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It’s Nothing Personal, But…

During the five years I have been on the board of our two-building, 234-unit co-op – three-and-a-half as president – we have had many major projects. These have included the restoration of gas in one of our buildings, the construction of an Americans with Disabilities Act-compliant handicapped-access ramp, and Local Law 11 façade work. Currently, we are working on four projects: the final phase of the façade work, roof replacement for both buildings, selected window replacements, and a new mailroom.

Despite the difficulty of being part of the management of these projects, which includes their financing, the most challenging situations I’ve ever faced involved personnel changes of our building staff.

Shortly before I became president, our superintendent of 18 years retired. The board established a search committee composed of both board and non-board members. After careful consideration, we decided that, from a managerial perspective, it would be better to hire someone from outside the property instead of promoting from within. When we made this decision, we considered the possibility that it might lead to disappointment among some of the staff and some of the residents who really liked certain staff members; however, we believed this to be the right course. We saw it as a way to introduce new ideas and a new work ethic.

I was elected president of the board right after we made this decision. I asked a former board president, Paul Ross, if he would accept the position of chair of the maintenance committee. Paul has been a tremendous asset to us in that position. We immediately established a weekly meeting with our new super and our property manager to help them better organize and track the work necessary for the proper upkeep and maintenance of our buildings, to plan special projects, and to offer any possible assistance in accomplishing our goals.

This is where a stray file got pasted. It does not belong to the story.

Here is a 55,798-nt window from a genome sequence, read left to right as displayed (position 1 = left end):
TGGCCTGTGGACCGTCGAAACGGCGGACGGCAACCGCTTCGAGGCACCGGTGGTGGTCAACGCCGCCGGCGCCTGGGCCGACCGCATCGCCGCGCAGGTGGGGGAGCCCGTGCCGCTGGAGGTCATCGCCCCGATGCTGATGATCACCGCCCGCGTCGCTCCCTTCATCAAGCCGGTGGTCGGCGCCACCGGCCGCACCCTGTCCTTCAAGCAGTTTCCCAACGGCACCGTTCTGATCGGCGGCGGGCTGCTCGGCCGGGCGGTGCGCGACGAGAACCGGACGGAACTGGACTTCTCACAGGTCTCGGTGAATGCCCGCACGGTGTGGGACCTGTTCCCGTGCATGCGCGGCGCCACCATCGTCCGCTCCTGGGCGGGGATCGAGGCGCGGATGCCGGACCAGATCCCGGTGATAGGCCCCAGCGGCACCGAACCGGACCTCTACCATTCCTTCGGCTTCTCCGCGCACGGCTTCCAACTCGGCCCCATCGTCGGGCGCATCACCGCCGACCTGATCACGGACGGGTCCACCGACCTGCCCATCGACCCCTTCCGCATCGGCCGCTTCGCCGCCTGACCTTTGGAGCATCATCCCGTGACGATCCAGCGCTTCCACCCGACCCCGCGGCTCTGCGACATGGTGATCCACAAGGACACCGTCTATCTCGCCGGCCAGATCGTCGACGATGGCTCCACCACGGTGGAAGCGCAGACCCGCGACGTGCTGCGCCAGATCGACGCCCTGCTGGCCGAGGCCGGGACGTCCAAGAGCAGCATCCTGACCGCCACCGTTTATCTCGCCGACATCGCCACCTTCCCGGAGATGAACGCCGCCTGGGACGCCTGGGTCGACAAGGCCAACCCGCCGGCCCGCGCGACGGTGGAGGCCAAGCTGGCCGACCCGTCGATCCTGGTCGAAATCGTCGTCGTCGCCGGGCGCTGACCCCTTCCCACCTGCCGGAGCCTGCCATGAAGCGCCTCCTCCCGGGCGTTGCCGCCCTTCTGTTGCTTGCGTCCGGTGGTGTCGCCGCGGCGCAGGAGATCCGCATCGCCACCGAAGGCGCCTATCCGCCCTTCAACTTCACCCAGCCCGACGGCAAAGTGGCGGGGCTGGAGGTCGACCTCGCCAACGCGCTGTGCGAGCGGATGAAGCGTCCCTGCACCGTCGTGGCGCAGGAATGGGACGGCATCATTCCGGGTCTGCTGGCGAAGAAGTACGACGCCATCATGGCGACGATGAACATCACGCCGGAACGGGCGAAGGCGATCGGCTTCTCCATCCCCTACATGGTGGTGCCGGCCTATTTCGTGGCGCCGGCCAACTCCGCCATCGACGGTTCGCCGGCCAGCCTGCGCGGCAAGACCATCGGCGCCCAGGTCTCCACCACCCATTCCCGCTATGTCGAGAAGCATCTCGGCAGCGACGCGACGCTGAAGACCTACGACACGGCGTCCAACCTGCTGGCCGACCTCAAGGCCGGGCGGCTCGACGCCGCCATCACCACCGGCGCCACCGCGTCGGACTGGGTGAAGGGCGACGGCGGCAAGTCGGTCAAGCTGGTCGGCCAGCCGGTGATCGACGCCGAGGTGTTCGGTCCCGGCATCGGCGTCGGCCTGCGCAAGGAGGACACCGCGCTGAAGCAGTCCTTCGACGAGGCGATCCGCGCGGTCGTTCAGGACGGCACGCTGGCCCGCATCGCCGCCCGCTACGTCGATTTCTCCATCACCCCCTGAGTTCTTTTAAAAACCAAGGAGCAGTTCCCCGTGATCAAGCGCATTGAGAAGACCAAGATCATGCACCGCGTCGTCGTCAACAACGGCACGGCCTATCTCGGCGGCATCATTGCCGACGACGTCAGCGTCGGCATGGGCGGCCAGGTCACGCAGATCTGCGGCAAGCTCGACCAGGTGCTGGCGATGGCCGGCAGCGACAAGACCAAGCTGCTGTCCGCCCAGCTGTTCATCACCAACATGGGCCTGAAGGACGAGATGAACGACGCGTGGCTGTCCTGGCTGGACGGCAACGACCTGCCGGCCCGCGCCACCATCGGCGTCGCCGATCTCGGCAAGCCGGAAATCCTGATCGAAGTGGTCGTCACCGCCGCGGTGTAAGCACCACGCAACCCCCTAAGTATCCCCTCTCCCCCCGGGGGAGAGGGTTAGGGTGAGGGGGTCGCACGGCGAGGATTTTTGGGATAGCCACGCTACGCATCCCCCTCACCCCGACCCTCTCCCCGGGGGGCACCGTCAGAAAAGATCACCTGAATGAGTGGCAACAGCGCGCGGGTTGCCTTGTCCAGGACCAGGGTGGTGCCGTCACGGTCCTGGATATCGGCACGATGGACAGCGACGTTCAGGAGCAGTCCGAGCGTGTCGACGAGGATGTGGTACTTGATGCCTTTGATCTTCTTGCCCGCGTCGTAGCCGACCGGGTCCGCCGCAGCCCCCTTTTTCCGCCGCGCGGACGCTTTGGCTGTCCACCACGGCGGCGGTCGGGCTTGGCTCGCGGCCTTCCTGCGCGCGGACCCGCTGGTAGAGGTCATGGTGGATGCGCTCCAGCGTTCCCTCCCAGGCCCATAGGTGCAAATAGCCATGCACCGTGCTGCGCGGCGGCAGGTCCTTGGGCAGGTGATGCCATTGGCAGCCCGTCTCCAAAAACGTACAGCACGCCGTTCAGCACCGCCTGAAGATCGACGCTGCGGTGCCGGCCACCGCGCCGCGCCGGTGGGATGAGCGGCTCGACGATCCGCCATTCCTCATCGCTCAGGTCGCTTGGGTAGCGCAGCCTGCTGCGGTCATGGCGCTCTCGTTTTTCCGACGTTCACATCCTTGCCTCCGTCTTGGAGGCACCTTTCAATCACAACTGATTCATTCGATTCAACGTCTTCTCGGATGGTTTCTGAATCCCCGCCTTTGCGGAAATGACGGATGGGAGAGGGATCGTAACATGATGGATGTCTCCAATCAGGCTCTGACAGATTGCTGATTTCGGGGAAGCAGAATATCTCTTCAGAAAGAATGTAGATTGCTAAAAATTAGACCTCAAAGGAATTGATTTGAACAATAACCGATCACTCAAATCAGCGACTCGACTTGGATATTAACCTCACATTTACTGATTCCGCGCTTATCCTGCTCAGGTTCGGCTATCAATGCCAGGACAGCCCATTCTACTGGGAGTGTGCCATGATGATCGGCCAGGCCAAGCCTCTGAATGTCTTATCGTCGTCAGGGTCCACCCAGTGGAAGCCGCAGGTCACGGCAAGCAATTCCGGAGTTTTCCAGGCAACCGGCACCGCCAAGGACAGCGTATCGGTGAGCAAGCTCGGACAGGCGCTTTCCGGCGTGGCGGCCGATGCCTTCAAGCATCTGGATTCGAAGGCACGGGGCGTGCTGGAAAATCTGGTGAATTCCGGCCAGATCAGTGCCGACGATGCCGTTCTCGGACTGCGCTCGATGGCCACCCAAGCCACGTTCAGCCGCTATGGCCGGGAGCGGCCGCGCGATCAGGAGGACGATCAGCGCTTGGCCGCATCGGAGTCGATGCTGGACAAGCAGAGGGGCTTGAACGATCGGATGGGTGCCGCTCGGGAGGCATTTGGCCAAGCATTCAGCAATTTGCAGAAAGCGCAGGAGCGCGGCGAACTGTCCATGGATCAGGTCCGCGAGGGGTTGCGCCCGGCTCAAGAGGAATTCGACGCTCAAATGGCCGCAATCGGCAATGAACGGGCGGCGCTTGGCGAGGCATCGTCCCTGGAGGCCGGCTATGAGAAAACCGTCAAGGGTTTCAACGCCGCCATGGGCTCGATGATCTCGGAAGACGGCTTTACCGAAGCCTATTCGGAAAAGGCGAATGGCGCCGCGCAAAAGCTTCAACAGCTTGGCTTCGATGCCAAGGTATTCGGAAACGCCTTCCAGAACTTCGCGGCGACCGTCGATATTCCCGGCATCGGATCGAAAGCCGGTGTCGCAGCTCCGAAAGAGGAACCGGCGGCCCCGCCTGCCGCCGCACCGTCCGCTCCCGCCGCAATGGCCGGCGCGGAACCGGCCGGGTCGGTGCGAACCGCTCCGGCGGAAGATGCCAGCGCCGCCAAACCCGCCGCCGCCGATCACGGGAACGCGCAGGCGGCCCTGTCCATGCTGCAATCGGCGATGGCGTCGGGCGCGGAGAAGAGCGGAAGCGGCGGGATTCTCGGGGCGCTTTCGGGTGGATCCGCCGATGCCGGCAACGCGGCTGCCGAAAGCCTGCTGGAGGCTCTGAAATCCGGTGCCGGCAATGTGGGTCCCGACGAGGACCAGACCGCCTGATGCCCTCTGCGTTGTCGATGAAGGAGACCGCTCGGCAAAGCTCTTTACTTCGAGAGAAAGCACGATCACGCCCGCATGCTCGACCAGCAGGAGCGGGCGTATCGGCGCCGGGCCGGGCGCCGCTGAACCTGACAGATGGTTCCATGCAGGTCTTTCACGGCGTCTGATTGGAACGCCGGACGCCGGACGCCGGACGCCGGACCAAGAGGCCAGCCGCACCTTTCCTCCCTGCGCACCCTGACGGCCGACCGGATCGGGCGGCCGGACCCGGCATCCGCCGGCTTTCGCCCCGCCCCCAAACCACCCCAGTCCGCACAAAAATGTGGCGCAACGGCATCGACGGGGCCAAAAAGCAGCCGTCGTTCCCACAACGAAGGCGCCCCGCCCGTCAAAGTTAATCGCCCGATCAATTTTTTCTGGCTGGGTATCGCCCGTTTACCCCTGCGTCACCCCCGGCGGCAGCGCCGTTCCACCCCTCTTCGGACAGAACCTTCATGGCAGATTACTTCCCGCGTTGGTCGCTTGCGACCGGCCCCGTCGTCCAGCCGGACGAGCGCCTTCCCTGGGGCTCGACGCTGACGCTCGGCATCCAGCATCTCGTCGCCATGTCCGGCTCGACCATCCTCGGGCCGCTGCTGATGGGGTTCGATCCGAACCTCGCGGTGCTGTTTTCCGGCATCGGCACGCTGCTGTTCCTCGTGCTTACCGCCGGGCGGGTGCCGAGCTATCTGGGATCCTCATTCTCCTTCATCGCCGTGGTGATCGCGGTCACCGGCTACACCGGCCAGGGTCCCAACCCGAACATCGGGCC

After about six months, we were assigned a new property manager, Jennifer Granda of Cooper Square Realty, who has turned out to be excellent. She has embraced the idea of the weekly site meeting and has been instrumental in helping us get maximum benefit from each one.

Largely as a result of this synergy, our new super was able to make the transition into our buildings quickly and effectively, thereby softening the blow of replacing a long-time employee. It also made it easier for him to deal with any morale problems stemming from our decision to hire from outside.

Breaking in a new super turned out to be only part of the challenge. After I became president, we discovered that a staff member was violating serious work rules. These violations led to his dismissal. He filed a grievance with the union, requesting an arbitration. After carefully reviewing our evidence, the union turned down his request for an arbitration, claiming that the termination was justified and proper. However, the problem we faced was with our residents, many of whom have lived here for many years and had grown very fond of this employee. The most difficult thing I have had to do as board president is stand before our residents at a lobby meeting to announce this employee’s termination. This was complicated by the fact that, at the time of the meeting, we did not know if there was going to be an arbitration or not; therefore, we had to be very careful about what we said. It is always difficult to fire someone, even when you know you should for all the right reasons. Fortunately, my colleagues on the board and I had earned the confidence of most of our shareholders, largely because of frequent and straightforward communication. If there is a lesson to be learned here, it is that credibility is the foundation of good leadership. When you have earned the confidence and trust of those you lead, even difficult and painful decisions can be better accepted.

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